The British Museum reading room, Bloomsbury 
Built in 1857, this beautiful centrepiece of The British Museum has inspired many – including Alfred Hitchcock, who used it as one of his sets for 1929 thriller Blackmail. Now used as an exhibition space, you’re still likely to find a quiet corner to read in amid very regal surroundings.

Canada Water Library, Southwark
Located in the old Surrey Commercial Docks in Canada Water is is the Canada Water Library. The space is dynamic with a spiral staircase leading up to a bright, airy top floor filled with books (and a cafe below). “Libraries still hold these magic realms of invention, realms of ideas,” says architect Piers Gough. Definitely worth stopping by with a good book in hand.

 

 

D&AD / Research

D&AD

Amazon Fresh – Research 

For the last few weeks I’ve been diving into research for my D&AD Design Competition brief. I’ve chosen to pursue the Amazon Fresh brief and create and and define an identity or persona to drive the way the brand is expressed through content.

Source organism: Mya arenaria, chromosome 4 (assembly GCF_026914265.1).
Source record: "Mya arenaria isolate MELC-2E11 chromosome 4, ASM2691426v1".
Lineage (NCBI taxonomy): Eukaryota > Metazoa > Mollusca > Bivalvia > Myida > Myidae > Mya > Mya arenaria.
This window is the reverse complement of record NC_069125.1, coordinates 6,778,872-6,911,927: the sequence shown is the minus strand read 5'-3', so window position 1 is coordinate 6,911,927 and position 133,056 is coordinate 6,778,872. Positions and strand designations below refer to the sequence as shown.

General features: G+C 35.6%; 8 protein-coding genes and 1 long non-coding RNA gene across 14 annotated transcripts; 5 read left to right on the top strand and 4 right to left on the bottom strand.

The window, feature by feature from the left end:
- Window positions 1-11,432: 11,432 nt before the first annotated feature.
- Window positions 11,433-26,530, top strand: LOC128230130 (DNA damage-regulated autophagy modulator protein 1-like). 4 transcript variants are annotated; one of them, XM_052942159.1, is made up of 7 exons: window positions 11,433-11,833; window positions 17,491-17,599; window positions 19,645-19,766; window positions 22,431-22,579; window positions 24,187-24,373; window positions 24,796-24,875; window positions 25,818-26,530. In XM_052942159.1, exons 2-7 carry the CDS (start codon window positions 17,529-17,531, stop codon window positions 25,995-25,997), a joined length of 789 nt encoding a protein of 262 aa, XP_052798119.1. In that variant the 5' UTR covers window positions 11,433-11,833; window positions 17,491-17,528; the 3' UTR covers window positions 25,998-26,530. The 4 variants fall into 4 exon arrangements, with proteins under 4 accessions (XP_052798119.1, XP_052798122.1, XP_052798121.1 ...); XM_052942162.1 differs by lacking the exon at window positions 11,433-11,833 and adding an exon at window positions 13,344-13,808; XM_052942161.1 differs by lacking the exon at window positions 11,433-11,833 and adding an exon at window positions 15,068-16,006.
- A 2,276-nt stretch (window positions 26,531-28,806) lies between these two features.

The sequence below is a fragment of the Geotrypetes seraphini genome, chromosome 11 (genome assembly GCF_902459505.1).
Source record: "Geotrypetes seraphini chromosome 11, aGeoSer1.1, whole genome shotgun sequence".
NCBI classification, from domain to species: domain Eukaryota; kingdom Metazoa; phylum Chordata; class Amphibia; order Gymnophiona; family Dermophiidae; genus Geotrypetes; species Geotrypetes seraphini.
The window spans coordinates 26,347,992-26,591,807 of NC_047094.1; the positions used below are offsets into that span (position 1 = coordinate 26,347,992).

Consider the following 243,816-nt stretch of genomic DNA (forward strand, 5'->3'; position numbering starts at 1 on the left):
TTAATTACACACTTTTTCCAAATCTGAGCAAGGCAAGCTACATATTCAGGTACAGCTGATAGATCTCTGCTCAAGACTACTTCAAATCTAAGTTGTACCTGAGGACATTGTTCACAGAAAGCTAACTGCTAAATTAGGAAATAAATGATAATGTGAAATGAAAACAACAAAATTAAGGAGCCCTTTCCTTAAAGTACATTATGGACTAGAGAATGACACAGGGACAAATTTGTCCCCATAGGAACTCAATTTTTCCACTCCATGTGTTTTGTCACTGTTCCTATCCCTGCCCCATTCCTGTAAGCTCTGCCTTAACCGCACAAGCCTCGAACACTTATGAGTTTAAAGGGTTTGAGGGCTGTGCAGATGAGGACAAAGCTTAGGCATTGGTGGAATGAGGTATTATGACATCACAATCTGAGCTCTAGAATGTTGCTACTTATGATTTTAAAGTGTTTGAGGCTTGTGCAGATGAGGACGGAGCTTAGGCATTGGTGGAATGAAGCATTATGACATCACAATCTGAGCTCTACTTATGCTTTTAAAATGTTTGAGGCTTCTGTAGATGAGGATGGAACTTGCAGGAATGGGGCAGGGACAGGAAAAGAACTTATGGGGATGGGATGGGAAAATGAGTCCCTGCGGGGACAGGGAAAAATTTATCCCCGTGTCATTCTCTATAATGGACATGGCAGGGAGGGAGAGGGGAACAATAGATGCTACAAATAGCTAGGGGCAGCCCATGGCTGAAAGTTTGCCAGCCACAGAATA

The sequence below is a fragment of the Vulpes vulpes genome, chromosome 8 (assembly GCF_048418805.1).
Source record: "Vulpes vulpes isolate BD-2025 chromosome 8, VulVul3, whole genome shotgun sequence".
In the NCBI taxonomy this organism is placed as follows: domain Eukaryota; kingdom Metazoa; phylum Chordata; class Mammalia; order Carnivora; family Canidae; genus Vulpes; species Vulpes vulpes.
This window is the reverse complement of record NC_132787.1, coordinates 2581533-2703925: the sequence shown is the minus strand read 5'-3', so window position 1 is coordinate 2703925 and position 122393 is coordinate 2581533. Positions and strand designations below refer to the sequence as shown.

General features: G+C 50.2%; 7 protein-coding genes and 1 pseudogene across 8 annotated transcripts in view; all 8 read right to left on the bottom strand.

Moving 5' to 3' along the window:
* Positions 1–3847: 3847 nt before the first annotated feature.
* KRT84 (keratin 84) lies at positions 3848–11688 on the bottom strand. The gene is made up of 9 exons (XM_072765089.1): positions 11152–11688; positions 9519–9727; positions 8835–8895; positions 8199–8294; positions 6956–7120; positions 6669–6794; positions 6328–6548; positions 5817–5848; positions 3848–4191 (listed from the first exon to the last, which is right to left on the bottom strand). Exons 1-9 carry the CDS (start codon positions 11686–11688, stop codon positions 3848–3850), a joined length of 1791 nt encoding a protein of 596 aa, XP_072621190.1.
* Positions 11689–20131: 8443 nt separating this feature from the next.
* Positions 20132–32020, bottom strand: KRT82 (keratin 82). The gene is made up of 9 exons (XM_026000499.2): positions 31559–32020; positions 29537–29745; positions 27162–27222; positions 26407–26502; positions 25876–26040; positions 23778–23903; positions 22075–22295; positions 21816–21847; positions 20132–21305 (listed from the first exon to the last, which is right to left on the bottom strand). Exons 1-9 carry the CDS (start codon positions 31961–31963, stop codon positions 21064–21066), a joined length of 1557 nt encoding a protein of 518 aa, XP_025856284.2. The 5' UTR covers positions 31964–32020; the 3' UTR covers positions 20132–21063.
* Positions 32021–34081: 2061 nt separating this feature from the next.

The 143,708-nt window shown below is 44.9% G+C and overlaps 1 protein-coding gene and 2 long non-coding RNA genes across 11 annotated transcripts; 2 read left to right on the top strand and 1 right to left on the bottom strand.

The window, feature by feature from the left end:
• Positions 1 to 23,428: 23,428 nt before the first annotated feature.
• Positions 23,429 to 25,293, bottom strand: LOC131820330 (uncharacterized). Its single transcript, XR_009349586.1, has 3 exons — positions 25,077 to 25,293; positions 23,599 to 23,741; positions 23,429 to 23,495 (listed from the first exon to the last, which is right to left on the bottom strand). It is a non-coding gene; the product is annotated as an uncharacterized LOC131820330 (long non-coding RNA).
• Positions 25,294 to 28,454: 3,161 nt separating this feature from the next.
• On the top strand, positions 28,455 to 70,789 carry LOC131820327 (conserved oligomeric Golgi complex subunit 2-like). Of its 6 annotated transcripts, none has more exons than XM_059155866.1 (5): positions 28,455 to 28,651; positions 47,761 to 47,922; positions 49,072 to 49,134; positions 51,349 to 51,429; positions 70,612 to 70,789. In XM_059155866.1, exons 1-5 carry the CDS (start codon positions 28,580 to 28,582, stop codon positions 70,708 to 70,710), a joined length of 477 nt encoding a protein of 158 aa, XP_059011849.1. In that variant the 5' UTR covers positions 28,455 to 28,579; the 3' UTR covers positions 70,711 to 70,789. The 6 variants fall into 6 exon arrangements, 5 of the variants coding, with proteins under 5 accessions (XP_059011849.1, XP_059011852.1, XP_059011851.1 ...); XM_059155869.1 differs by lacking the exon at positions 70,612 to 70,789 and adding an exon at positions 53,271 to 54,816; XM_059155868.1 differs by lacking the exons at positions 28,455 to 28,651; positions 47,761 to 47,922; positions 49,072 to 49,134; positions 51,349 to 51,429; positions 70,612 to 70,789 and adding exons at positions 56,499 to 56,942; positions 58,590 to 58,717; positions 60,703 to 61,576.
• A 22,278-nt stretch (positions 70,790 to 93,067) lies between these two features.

Amazon Fresh is a new way to stock your cupboards with delicious groceries. It brings all the ease and reliability of Amazon.co.uk to your weekly shop, including specialities from local shops and markets, all delivered in one-hour slots, including same day delivery.

The first thing that strikes me when looking at this brief is use of speciality ingredients from local food shops and markets, I haven’t really seen this before with online groceries so this is definitely an important aspect I would like to emphasise.

Other points I would like to focus on through this brief that you can have your food delivery in an 1hour slot from 7am till 11pm and you could even have same day delivery! You can also order online and on the app which is really convenient.

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To start my research, I’ve looked at other advertising campaigns for online groceries (Sainsburys, Tesco, Ocado/Waitrose, Morrisons, Asda, Marks and Spencer) focusing print and TV advertising. As I’ve looked at this advertising I’ve been focusing on the message and tone of voice in each advert, whether a character is used or a celebrity. I have also been looking at the types of food being used in the adverts and how the food is shown on screen, whether it is being prepared, as separate ingredients or fully dressed on a plate about to be eaten.

Sainsburys

Print campaigns

Tesco

Print campaigns

Marks and Spencer

Print Campaigns

Morrisons

Print Campaigns 

Asda 

Print campaigns

Waitrose / Ocado 

Print campaigns